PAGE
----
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Immigration status and sex differences in primary cardiovascular disease prevention: a retrospective study of 5 million adults

Vyas MV, Yu AYX, Chu A, Yu B, Rijal H, Fang J, Austin PC, Kapral MK. J Am Heart Assoc. 2021; Nov 2 [Epub ahead of print]. DOI:

Background — We evaluated whether immigration status modified the association between sex and the quality of primary cardiovascular disease prevention in Ontario, Canada.

Methods and Results — We used a population‐based administrative database‐derived cohort of community‐dwelling adults (aged ≥40 years) without prior cardiovascular disease residing in Ontario on January 1, 2011. In the preceding 3 years, we evaluated screening for hyperlipidemia and diabetes in those not previously diagnosed; diabetes control (HbA1c <7%); and medication use to control hypertension, hyperlipidemia, or diabetes in those with previous diagnosis. We calculated the absolute prevalence difference (APD) between women and men for each metric stratified by immigration status and then determined the difference‐in‐differences for immigrants compared with long‐term residents. Our sample included 5.3 million adults (19% immigrants), with receipt of each metric ranging from 55% to 90%. Among immigrants, women were more likely than men to be screened for hyperlipidemia (APD, 10.8%; 95% CI, 10.5–11.2) and diabetes (APD, 11.5%; 95% CI, 11.1–11.8) and to be treated with medications for hypertension (APD, 3.5%; 95% CI, 2.4–4.5), diabetes (APD, 2.1%; 95% CI, 0.7–3.6) and hyperlipidemia (APD, 1.8%; 95% CI, 0.5–3.1). Among long‐term residents, findings were similar except poorer medication use for diabetes (APD, −2.8%; 95% CI, −3.4 to −2.2) and hyperlipidemia (APD, −3.5%; 95% CI, −4.0 to −3.0]) in women compared with men.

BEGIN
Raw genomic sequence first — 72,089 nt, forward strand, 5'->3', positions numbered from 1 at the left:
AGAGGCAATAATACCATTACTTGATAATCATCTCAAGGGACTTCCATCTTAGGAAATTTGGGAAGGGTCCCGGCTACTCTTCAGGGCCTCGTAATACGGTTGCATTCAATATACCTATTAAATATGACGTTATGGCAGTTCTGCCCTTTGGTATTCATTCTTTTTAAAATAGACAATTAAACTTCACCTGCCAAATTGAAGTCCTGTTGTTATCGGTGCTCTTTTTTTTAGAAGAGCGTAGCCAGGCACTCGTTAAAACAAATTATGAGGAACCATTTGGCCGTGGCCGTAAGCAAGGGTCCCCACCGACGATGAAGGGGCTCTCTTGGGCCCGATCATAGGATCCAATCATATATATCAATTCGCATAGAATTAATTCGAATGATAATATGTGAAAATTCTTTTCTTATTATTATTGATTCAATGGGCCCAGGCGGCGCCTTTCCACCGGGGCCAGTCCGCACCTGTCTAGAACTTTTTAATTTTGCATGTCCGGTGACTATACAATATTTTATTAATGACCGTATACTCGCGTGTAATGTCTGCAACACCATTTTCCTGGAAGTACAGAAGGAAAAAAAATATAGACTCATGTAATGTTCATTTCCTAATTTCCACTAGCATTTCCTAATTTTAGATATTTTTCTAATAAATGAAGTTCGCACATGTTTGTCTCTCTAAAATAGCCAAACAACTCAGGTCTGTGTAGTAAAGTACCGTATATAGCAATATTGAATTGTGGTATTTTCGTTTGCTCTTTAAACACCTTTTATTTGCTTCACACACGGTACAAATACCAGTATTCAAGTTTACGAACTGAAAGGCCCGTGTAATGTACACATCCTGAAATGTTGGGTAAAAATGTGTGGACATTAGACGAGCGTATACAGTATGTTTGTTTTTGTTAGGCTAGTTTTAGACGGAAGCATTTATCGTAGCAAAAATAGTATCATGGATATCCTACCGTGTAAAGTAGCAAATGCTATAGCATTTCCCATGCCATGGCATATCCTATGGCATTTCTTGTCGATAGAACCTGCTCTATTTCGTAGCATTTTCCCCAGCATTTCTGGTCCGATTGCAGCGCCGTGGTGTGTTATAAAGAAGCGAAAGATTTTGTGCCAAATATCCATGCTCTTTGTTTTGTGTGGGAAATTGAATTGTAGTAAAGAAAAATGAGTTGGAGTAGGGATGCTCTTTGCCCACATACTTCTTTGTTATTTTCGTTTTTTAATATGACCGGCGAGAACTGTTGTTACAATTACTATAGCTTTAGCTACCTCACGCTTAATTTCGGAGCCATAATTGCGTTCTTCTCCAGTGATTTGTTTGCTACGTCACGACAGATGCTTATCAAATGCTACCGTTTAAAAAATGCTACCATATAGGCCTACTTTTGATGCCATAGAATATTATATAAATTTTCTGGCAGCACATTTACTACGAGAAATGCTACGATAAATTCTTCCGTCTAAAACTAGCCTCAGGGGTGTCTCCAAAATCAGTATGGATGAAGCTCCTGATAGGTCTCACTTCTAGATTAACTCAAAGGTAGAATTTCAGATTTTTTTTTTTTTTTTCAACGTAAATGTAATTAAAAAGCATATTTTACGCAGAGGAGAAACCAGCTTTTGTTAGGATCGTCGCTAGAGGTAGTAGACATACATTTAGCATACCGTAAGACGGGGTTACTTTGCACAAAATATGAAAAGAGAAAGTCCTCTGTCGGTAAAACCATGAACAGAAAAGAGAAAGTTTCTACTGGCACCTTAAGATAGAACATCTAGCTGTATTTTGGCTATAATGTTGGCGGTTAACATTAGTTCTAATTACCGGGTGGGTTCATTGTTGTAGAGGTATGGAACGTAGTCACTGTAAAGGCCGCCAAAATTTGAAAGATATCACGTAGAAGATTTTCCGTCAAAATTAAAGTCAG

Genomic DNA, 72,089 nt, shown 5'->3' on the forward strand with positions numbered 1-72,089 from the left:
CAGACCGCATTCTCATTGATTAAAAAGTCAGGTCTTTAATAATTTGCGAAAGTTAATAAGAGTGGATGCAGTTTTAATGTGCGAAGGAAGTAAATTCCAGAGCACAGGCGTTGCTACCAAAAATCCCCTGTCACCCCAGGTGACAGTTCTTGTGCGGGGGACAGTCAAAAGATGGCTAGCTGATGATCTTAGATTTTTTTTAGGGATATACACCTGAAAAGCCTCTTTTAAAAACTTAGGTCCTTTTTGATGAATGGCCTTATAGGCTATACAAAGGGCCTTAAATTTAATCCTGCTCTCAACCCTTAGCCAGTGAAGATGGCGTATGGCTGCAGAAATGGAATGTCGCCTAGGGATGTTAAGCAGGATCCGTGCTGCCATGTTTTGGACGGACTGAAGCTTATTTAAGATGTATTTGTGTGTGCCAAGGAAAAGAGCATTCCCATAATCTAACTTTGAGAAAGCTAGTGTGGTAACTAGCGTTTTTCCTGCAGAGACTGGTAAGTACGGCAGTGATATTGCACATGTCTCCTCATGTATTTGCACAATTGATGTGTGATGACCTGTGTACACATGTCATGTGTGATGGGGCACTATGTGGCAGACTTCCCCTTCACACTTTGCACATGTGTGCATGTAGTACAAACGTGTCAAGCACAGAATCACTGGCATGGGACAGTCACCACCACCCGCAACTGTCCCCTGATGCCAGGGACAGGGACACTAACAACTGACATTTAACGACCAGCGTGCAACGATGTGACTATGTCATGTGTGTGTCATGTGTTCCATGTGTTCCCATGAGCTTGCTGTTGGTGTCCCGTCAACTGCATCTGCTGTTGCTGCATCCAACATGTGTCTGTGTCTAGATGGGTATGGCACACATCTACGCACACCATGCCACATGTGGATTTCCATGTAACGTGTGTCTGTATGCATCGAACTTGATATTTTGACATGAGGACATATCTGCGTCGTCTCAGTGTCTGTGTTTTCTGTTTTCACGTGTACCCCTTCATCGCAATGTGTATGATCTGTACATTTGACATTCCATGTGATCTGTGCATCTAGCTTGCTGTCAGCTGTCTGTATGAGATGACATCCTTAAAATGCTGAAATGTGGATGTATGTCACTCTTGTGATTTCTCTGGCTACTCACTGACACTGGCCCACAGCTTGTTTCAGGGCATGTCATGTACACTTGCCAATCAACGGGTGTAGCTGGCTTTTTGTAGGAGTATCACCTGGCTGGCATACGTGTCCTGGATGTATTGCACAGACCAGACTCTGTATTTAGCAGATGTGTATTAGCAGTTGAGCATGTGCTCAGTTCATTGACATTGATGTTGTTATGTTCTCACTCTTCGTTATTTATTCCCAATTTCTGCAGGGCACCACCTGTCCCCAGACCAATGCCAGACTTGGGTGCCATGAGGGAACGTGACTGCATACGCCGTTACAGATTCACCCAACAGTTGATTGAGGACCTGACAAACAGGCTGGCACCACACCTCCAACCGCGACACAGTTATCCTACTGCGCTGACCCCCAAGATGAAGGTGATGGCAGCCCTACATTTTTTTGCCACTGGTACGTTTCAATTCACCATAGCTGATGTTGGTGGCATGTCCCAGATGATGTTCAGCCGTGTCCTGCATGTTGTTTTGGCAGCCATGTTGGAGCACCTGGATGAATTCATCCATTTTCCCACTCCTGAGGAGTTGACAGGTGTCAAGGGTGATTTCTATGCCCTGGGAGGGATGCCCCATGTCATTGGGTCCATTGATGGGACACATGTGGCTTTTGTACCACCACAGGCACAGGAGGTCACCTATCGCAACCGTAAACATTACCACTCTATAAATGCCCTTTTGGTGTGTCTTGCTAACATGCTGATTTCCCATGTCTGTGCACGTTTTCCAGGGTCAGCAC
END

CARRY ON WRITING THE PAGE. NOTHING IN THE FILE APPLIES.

Conclusion — The overall quality of primary preventive care can be improved for all adults, and future research should evaluate the impact of observed equal or better care in women than men, irrespective of immigration status, on cardiovascular disease incidence.

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